“Amidst these interesting times, we will continue to pursue our businesses with vigor.”
Federico R. Lopez (FRL) made this affirmation during First Gen Corporation’s annual stockholders meeting, where he discussed the company’s transition to the global new normal that is now backdropped by COVID-19 the escalating climate crisis.
Endemic COVID-19 situation
According to data from the Department of Health, as of June 12 the Philippines has tallied totals of almost 3.7 million COVID-19 cases, 3.6 million recoveries and 60,000 fatalities. Active cases are currently at less than 3,000.
In terms of vaccination coverage, a total of 69.8 million Filipinos, or 77.51% of the target population, are fully vaccinated. The country recently started administering second booster jabs to frontline health workers, the elderly and the immunocompromised.
“Barring any new more virulent COVID-19 variants, it appears like the Philippines is headed toward an endemic COVID-19 situation where we learn to live with the virus without the restrictive lockdowns that have constrained the economy these last two years,” FRL said.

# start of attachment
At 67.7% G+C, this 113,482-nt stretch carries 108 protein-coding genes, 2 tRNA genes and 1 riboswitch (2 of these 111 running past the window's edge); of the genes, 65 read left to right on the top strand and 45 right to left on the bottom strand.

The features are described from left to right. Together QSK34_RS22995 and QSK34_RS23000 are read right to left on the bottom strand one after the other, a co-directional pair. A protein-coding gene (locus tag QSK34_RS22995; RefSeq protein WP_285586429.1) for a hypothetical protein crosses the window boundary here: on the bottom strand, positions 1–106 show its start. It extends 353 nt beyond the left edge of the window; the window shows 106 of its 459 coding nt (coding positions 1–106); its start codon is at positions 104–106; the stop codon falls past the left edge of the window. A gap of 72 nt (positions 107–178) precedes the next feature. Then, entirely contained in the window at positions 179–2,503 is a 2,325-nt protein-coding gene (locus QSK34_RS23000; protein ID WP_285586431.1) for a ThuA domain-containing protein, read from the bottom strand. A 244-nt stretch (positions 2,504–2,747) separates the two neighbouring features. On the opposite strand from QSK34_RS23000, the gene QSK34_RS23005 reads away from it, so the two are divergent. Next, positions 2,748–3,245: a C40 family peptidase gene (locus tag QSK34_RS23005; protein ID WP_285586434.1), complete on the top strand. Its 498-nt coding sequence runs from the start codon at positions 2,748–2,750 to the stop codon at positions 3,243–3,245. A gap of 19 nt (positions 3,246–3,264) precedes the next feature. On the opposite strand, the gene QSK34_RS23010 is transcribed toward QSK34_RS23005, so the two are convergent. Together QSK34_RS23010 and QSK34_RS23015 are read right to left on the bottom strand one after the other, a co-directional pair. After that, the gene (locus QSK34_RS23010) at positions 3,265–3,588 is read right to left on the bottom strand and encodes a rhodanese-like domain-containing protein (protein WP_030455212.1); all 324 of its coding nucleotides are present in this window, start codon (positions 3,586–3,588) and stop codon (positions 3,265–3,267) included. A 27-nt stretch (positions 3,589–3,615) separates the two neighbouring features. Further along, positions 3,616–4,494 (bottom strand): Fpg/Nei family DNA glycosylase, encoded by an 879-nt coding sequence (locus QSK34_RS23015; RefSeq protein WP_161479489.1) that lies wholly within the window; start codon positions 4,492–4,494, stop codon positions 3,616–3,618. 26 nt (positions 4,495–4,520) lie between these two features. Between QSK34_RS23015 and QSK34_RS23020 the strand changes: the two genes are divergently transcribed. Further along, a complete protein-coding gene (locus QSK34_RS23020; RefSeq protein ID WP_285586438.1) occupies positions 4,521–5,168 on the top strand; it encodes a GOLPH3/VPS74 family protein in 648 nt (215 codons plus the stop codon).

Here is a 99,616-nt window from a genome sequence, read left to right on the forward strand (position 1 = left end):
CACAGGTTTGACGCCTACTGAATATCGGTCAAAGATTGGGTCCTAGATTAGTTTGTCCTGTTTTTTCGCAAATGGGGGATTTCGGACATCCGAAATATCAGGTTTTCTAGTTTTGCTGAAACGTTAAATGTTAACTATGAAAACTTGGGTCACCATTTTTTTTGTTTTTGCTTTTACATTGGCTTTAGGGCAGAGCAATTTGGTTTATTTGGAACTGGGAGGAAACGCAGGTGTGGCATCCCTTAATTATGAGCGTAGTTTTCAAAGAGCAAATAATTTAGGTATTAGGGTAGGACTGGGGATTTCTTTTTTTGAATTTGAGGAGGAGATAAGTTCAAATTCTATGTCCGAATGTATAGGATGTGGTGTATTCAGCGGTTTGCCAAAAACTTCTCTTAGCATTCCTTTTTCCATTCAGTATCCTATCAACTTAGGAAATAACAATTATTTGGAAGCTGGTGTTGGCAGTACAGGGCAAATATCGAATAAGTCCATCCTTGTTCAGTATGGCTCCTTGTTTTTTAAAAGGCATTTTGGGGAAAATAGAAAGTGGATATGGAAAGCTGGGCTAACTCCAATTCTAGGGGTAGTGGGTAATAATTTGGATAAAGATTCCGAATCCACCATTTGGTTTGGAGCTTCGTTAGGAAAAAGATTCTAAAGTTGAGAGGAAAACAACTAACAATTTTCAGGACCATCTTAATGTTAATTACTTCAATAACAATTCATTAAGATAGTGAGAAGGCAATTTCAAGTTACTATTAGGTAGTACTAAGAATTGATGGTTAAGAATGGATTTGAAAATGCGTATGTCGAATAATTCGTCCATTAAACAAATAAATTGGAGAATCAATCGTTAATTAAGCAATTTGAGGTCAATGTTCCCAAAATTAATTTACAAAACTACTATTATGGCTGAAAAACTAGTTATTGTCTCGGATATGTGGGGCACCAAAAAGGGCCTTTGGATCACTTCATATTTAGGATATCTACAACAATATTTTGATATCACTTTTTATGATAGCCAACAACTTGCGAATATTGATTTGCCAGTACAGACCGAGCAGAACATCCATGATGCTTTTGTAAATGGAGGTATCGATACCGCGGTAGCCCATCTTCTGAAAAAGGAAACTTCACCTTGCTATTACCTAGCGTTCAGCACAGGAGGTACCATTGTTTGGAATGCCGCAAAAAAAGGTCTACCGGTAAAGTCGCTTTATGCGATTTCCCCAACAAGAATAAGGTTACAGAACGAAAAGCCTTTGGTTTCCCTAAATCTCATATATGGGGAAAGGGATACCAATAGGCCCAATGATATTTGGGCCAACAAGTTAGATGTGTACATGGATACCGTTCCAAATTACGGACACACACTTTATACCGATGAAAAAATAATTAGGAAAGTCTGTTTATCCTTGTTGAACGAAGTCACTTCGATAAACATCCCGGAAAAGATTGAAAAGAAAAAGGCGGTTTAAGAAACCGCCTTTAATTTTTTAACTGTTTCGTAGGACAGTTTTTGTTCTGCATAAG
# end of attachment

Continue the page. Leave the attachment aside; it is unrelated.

First Gen and the rest of the First Philippine Holdings Corporation (FPH) Group are remapping their offices in a way that will allow the companies to rebuild their corporate communities while accommodating the requirements of remote work.
“We’re keeping the best of both worlds, even using office real estate more efficiently as we move forward,” FRL noted.
The First Gen chairman and CEO also reminded his audience that while the climate crisis is a collective battle, the Philippines is especially vulnerable to the adverse effects of the phenomenon due to its location and archipelagic nature. Given this, it is but understandable for Filipinos to be “among the most driven to amplify calls for commitments to a 1.5-degree Celsius world.”